By Elizabeth Pineau and Dominique Vidalon PARIS (Reuters) -Garbage piled up in Paris, liquefied natural gas operations were suspended and rail services cancelled on Wednesday, with trade unions preparing a show of force as President Emmanuel Macron’s pension overhaul neared its finale in parliament. A broad alliance of unions has called an eighth day of […]
French unions urge show of force as Macron’s pension reform nears finale
By Elizabeth Pineau and Dominique Vidalon
PARIS (Reuters) -Garbage piled up in Paris, liquefied natural gas operations were suspended and rail services cancelled on Wednesday, with trade unions preparing a show of force as President Emmanuel Macron’s pension overhaul neared its finale in parliament.
A broad alliance of unions has called an eighth day of street protests across France since mid-January to contest Macron’s plans to raise the retirement age by two years to 64.
The pension bill passes to a joint parliamentary committee where lawmakers from the lower and upper chambers are seeking a compromise text before a final vote in both the Senate and National Assembly on Thursday.
Macron’s camp faced a last-gasp scramble to secure enough votes in the assembly, where it lacks its own absolute majority and will rely on the conservative Les Republicains (LR) party for support, though its ranks are divided on the issue.
“In the National Assembly, there will not be an easy vote, nor will there be panic,” government spokesman Olivier Veran told Europe 1 radio station.
Lawmakers on all sides told Reuters of senior ministers or their teams calling LR and centrist lawmakers to try and convince them to back the reform – sometimes offering favours in return.
“We’ve all received calls over the past days,” said Christophe Naegelen, of the centrist group Liot, where about 15 out of 20 will vote against the reform. Several LR lawmakers said the same.
Sylvain Maillard, an MP in Macron’s camp said it was “normal” to have conversations between the government and lawmakers.
“It’s not necessarily the minister who called first. There may be an MP who’s hesitating (about his vote), who speaks to a minister, who has some issues locally. A minister can help,” he told Reuters. Asked if that was unethical, Maillard said: “The MP does his job, he pushes files for his constituency, he was also elected for that.”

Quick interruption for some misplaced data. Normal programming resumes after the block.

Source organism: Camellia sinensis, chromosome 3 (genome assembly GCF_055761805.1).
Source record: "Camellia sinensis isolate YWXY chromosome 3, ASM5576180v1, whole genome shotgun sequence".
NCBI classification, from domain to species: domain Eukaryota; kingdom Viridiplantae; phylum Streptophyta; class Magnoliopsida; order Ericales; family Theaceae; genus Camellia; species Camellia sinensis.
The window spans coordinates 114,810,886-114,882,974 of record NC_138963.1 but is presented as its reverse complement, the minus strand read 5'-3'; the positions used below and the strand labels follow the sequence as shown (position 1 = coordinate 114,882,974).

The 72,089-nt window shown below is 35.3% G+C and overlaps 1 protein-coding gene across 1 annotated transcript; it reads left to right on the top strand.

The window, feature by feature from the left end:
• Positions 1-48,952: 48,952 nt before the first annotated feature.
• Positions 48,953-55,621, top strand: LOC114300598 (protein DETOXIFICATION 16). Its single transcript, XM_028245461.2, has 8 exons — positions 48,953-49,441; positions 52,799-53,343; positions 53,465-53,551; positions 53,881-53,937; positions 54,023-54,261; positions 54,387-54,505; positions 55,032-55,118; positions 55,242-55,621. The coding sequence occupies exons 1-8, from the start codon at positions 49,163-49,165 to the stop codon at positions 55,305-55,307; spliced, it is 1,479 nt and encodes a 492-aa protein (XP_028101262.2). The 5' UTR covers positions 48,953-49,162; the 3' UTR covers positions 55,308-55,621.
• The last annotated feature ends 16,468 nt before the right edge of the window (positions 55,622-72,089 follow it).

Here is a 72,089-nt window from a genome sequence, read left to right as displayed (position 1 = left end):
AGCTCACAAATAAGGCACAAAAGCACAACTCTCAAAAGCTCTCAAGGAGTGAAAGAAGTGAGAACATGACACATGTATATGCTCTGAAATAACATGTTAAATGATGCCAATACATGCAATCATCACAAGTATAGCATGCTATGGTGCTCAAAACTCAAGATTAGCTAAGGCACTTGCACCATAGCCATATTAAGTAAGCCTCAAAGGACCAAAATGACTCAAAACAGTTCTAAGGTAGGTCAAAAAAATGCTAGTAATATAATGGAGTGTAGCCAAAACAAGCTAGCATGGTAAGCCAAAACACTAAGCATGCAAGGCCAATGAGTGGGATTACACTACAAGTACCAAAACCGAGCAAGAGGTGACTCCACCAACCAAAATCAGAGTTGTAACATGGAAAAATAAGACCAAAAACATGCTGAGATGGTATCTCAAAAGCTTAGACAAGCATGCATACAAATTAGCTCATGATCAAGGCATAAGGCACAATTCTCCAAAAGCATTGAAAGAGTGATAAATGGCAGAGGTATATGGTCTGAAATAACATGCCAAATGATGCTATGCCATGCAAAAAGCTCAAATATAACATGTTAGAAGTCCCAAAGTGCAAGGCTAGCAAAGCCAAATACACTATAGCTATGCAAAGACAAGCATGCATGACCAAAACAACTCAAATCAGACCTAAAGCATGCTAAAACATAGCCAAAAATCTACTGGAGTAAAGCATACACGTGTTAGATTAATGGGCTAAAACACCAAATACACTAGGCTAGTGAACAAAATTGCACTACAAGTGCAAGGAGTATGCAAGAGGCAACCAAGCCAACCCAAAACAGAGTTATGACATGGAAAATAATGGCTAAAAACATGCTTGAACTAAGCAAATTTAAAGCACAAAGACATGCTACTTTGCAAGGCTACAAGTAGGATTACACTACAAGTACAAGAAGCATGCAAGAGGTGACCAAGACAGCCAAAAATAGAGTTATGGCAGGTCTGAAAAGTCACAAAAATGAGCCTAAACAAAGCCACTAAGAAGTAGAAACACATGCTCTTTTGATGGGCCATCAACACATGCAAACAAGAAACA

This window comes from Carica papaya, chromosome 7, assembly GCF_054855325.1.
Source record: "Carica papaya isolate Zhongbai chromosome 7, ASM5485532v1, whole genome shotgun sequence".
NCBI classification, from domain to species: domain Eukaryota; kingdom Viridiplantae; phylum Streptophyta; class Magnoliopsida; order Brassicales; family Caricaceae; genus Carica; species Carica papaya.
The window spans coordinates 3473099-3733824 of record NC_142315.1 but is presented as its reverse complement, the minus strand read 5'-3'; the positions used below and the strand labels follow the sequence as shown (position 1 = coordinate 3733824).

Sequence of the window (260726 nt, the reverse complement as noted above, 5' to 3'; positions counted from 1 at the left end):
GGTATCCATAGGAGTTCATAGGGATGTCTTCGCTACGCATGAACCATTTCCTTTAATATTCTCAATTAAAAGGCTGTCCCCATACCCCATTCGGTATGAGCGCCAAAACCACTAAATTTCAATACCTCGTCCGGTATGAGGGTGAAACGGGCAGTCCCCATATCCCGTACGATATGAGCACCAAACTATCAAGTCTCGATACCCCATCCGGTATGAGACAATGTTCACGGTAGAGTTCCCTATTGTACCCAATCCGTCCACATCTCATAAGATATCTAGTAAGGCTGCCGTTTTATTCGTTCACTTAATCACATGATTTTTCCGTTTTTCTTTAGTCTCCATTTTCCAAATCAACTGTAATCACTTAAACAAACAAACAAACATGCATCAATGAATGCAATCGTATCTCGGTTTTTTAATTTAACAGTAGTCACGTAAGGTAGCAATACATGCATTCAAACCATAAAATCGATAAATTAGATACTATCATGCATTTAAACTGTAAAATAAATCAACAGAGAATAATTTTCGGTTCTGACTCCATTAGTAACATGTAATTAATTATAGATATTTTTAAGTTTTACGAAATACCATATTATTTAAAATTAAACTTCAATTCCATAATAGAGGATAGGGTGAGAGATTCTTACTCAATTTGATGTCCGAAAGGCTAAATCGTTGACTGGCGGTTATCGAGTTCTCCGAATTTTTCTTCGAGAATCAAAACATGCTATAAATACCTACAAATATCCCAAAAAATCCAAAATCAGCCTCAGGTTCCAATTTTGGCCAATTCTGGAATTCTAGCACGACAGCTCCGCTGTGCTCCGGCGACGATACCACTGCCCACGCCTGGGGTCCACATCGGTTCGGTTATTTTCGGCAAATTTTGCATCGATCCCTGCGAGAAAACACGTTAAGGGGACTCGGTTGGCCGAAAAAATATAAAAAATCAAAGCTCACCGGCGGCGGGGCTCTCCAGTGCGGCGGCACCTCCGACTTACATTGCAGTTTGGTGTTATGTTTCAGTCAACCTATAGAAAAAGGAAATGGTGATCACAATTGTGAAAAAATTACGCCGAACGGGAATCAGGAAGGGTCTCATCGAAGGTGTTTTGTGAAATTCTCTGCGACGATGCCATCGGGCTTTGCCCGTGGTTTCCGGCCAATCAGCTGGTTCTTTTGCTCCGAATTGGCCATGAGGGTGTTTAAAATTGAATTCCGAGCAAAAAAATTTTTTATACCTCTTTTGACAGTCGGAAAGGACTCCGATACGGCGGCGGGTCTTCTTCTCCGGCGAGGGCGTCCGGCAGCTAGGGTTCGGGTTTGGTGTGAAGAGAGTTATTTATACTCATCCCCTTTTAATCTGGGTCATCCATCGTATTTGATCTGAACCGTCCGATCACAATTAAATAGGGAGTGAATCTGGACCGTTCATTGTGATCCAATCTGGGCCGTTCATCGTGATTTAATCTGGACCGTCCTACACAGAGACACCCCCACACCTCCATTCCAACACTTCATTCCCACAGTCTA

Macron and his government say changes to the pension system, one of the most generous among industrialised nations, are necessary to keep the pension budget in the black. At stake for the president are not just financial gains, however, but also his reformist credentials.
Ruling party officials acknowledged the numbers were tight.
If too tight for comfort, the government may resort to a procedure known as 49:3, which would allow it to push the text through parliament without a vote. That would risk anger on the streets but avoid a possible vote of no confidence in parliament were the vote to fail.
Prime Minister Elisabeth Borne told the assembly on Tuesday that she wanted a vote to take place, while the unions held their ground.
“This reform is unfair, brutal, and overwhelmingly rejected by public opinion,” Laurent Berger, head of the reform-minded CFDT union told BFM TV.
More than 6,000 tonnes of rubbish have built up in Paris as municipal waste collectors extended their walkout into a second week, and ministers urged Paris Mayor Anne Hidalgo to use her powers to oblige some of the striking garbage collectors to get back to work.
France’s energy sector has also been hit hard.
Blockages at four liquefied natural gas (LNG) terminals have been extended, Engie subsidiary Elengy and trade sources said.
Several LNG ships heading to France have changed course to other terminals in Britain, the Netherlands and Spain, since the strike action started and closure of the terminals for another week would significantly impact France’s ability to export gas to neighbouring countries.
French power supply was reduced by the strike, and refineries were also affected.
(Reporting by Dominique Vidalon, Forrest Crellin and Benjamin Mallet; Writing by Richard Lough and Ingrid Melander; Editing by Christina Fincher)
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